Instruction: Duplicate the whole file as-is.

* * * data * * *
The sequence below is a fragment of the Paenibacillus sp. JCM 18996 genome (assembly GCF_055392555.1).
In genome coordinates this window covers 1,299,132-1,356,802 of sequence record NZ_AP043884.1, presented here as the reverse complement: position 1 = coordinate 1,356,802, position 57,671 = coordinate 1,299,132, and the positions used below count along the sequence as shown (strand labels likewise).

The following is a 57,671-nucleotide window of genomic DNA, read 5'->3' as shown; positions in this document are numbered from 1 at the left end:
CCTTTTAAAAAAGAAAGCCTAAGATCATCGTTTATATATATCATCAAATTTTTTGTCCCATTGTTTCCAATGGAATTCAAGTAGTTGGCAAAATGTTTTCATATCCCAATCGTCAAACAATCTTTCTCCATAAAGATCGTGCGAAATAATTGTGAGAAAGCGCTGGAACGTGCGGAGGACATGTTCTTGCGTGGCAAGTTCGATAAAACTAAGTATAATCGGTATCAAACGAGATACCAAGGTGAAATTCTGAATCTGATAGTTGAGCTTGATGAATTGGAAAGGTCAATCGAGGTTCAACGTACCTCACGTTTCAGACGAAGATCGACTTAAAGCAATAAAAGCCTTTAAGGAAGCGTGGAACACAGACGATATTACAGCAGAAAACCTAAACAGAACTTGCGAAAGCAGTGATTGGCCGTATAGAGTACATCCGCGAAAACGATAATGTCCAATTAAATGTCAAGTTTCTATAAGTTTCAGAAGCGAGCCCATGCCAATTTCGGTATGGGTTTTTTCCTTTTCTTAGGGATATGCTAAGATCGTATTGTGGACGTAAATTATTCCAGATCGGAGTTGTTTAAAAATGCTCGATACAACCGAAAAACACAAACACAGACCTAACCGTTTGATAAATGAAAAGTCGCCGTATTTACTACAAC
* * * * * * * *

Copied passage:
The sequence below is a fragment of the Paenibacillus sp. JCM 18996 genome (assembly GCF_055392555.1).
In genome coordinates this window covers 1,299,132-1,356,802 of sequence record NZ_AP043884.1, presented here as the reverse complement: position 1 = coordinate 1,356,802, position 57,671 = coordinate 1,299,132, and the positions used below count along the sequence as shown (strand labels likewise).

The following is a 57,671-nucleotide window of genomic DNA, read 5'->3' as shown; positions in this document are numbered from 1 at the left end:
CCTTTTAAAAAAGAAAGCCTAAGATCATCGTTTATATATATCATCAAATTTTTTGTCCCATTGTTTCCAATGGAATTCAAGTAGTTGGCAAAATGTTTTCATATCCCAATCGTCAAACAATCTTTCTCCATAAAGATCGTGCGAAATAATTGTGAGAAAGCGCTGGAACGTGCGGAGGACATGTTCTTGCGTGGCAAGTTCGATAAAACTAAGTATAATCGGTATCAAACGAGATACCAAGGTGAAATTCTGAATCTGATAGTTGAGCTTGATGAATTGGAAAGGTCAATCGAGGTTCAACGTACCTCACGTTTCAGACGAAGATCGACTTAAAGCAATAAAAGCCTTTAAGGAAGCGTGGAACACAGACGATATTACAGCAGAAAACCTAAACAGAACTTGCGAAAGCAGTGATTGGCCGTATAGAGTACATCCGCGAAAACGATAATGTCCAATTAAATGTCAAGTTTCTATAAGTTTCAGAAGCGAGCCCATGCCAATTTCGGTATGGGTTTTTTCCTTTTCTTAGGGATATGCTAAGATCGTATTGTGGACGTAAATTATTCCAGATCGGAGTTGTTTAAAAATGCTCGATACAACCGAAAAACACAAACACAGACCTAACCGTTTGATAAATGAAAAGTCGCCGTATTTACTACAAC